Despite excellent literacy rate and presence of quality institutions, Kerala students are lagging behind in competitive tests. Is it due to declining quality in education?
Dr. S. Remadevi
At a recent seminar at Thiruvananthapuram, the general refrain among speakers was why Keralities, despite having better education avenues, are not figuring in the list of successful candidates for all India competitive exams.
Many speakers said it is myth to say that Kerala is an oasis of learning as there is a steady decline in the quality of education. Experts blamed successive governments for the condition of education in the state.
One of the major reasons is financial constraints faced by the sector. There has been a quantitative expansion of the sector but this has also added to its financial woes. This has hit the efforts on upgradation and modernisation of the sector. The state has not been able to properly take care of the existing infrastructure. Also there has been a dearth of ideas as to how to go about quantitative and qualitative expansion of the sector.
The decline of the quality of education in government-run schools has resulted in the mushrooming of schools in the private sector
The State has around 13,000 schools of which 4,500 are Government schools while about 7,500 are private-aided and some 800 private-unaided schools.
“About 30 per cent of the children who complete primary schools do not reach the necessary achievement levels in literacy and numeracy,” say Dr K.K. George and Dr K.K. Krishnakumar of the Centre for Socio Economic and Environmental Studies (CSES).
According to media reports, the dropout rates in secondary schools are high. This is particularly true for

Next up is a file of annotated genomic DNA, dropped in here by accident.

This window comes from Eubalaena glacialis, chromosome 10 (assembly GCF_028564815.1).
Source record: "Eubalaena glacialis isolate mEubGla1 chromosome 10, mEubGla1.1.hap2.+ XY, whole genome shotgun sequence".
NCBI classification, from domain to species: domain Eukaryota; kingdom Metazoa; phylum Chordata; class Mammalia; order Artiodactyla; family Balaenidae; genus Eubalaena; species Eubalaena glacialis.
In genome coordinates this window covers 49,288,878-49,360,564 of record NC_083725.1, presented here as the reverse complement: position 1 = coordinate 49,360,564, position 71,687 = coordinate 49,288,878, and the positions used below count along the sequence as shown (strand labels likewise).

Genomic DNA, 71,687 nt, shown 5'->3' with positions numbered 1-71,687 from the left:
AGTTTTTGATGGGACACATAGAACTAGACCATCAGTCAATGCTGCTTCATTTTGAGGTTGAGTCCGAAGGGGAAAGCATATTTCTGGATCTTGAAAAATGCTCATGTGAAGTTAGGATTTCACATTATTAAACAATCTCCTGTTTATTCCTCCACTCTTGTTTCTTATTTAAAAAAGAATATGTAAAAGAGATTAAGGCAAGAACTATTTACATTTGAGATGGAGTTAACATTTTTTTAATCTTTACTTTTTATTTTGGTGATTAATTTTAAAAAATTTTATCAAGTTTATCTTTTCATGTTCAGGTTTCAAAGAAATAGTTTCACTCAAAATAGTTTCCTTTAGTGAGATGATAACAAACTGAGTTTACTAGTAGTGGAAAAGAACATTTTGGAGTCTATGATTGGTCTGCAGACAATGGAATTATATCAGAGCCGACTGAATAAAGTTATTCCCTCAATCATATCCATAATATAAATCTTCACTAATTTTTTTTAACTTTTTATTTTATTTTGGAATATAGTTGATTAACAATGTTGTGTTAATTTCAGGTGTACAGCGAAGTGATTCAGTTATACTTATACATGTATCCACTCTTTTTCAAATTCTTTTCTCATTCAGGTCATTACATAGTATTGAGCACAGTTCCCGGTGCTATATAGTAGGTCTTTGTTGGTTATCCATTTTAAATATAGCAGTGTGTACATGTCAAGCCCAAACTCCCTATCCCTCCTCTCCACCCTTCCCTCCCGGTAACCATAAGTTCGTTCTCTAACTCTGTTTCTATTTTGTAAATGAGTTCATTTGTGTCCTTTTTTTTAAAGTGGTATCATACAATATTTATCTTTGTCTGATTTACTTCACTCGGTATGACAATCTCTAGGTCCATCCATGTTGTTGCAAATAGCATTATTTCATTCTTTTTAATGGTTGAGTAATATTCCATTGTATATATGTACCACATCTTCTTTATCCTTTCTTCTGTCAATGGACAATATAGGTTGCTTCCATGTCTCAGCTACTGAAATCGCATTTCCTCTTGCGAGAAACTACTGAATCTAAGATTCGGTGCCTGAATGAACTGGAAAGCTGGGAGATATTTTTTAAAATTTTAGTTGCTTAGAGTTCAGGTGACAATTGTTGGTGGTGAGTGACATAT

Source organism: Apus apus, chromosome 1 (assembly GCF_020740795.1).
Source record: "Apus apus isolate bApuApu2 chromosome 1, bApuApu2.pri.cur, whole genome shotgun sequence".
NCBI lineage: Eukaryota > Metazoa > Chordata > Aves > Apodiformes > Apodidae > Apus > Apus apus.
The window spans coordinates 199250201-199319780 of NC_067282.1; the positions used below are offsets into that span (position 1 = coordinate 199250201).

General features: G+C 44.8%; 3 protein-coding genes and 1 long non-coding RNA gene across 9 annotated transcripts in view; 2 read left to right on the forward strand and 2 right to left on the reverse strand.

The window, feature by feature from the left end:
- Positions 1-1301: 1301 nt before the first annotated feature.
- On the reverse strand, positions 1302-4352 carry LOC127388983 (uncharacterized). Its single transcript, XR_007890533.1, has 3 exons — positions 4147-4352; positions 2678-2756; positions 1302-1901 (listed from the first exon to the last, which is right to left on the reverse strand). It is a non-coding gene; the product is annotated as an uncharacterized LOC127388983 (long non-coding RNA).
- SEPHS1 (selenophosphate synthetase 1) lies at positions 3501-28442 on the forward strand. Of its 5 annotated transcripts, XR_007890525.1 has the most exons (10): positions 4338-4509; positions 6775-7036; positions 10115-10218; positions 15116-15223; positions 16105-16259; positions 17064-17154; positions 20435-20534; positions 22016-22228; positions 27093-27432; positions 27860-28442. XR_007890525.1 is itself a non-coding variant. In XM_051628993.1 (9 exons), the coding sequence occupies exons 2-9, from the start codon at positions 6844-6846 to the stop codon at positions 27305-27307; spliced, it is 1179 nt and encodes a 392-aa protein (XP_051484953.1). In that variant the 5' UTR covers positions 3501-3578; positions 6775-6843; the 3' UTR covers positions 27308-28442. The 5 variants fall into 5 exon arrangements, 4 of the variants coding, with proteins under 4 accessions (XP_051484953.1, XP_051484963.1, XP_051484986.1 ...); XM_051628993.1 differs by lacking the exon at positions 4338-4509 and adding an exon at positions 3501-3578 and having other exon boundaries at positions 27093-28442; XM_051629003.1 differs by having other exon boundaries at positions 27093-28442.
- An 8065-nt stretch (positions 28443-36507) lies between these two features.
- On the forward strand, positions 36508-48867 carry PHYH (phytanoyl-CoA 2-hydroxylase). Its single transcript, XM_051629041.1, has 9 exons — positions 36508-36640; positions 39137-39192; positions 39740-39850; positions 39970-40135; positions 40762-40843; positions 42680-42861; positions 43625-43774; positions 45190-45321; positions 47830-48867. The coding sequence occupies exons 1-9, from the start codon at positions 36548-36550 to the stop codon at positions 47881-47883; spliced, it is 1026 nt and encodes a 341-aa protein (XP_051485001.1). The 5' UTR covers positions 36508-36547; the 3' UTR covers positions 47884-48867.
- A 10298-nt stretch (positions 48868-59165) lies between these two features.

“Only about 50 per cent of the students who appear for the examination get through in spite of liberal valuation and provision for grace marks. Only one-third of the children who join the first standard manage to pass the matriculation examination,” they said.
There were reports in the media which showed how even 10th pass students were not able to spell their names correctly.
The large-scale drop-outs in the secondary schools as also the high percentage of failures at the matriculation level, the low average marks scored etc., are manifestations of the low-level of preparation of students and their consequent inability to cope with even the modest sifting procedures.
But a recent study has brought out that the per-pupil expenditure on secondary education is very low compared to other States. The per-pupil expenditure on secondary education in Kerala is only Rs 4,659, as against the all-India average of Rs 5,668.
In higher education also, the situation is not very encouraging. Kerala lags behind other States not only in qualitative terms but also in quantitative terms SC/ST. students. (Courtesy: Sopan Step)
The views expressed in this article are the author’s own and do not necessarily reflect BH’s editorial policy.